Christoph Meiners on the varieties of Negroes (1790)

Christoph Meiners (1747-1810), a renowned philosopher at the University of Göttingen, was an unapologetic defender of slavery as a civilizing tool, even going so far as to endorse interbreeding between plantation owners and their slaves as a way to lift up Africans as a race. Meiners was foremost among scholars who drew broad conclusions based not on their own empirical observation but rather on travel reports, which allowed them to infuse their results with their own biases. The excerpt below, from a full-throated defense of the transatlantic slave trade, shows how far Meiners was from his contemporary Immanuel Kant’s efforts to grapple with racism. Rejecting calls for an expansion of freedom that had been used to challenge the aristocracy, promote Jewish emancipation, and demand the abolition of slavery, Meiners maintained a fierce commitment to the idea that certain races and classes were superior to others and that this was merely an expression of natural law. His ideas, expressed most thoroughly in multiple editions of Grundriß der Geschichte der Menschheit (1785, 1793) were later a particularly important influence on Gobineau, the father of late nineteenth- and early twentieth-century scientific racism.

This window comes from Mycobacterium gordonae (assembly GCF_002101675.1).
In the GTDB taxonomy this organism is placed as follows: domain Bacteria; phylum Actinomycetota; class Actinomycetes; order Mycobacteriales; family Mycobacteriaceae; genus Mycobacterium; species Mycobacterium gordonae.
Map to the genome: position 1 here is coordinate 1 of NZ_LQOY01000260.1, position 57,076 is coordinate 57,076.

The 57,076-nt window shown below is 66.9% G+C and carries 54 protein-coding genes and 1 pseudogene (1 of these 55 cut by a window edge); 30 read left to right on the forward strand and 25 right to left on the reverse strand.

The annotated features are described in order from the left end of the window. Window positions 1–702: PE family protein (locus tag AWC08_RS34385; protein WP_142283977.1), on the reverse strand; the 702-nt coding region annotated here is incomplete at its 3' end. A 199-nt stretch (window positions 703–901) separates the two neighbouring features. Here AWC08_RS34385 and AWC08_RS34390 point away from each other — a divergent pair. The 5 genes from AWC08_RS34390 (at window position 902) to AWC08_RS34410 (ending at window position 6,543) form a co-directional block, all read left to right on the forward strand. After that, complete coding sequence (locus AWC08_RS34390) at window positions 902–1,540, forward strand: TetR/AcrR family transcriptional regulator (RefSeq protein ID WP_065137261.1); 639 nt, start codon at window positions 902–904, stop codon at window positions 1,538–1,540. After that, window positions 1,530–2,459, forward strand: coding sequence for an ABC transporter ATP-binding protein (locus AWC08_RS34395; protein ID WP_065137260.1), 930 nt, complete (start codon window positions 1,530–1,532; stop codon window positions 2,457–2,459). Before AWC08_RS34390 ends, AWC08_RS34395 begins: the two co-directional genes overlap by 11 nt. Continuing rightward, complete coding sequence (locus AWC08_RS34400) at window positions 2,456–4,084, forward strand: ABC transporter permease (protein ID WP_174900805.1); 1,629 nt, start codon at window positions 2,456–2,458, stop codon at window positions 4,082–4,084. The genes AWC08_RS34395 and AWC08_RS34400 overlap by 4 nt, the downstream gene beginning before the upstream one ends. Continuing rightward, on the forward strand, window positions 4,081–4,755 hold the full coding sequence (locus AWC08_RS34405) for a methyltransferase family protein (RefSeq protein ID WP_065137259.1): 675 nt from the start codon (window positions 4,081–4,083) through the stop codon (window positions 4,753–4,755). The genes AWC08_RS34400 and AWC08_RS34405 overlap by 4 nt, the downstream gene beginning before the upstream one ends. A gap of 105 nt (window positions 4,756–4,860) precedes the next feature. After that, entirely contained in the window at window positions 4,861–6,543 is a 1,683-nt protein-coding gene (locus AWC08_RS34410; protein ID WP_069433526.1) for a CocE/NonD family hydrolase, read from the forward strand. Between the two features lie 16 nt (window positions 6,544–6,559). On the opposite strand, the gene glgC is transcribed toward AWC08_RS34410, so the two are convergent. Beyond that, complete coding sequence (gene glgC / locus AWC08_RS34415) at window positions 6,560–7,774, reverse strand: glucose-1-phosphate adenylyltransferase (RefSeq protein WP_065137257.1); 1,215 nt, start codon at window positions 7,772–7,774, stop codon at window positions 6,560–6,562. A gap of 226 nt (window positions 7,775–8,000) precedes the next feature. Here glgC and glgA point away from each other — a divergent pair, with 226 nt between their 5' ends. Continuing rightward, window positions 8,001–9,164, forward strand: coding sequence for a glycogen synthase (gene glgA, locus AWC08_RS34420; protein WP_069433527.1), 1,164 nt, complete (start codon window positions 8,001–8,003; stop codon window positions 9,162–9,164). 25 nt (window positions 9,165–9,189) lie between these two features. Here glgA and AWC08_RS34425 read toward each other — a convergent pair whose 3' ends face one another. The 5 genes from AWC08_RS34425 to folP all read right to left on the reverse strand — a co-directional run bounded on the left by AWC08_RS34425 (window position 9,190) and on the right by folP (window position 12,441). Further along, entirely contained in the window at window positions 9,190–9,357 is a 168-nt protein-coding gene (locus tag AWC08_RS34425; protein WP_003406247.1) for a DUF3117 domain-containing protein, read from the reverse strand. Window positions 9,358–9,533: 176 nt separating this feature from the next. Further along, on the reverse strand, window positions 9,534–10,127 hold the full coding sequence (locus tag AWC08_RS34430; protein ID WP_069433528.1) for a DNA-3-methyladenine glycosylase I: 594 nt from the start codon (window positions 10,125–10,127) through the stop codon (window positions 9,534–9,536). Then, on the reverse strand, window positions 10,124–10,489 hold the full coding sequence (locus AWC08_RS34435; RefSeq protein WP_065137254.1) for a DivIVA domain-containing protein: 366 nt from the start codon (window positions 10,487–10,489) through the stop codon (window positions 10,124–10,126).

(385) Die wachsende Aufklärung … (388) Erd-Theils hinaus hebt.

(391) Von keinem der … (392) unfehlbar veredelt werden. … (393) Der Mensch war, … Herzens mit. … (395) Der äussere Mensch … und umgekehrt.

 

 

 

 

(456) Bevor ich … beantwortet worden ist.


Source: Christoph Meiners, “Ueber die Natur der Afrikanischen Neger, und die davon abhängende Befreyung, oder Einschränkung der Schwarzen,” Göttingisches historisches Magazin 6:3 (1790): 387-456.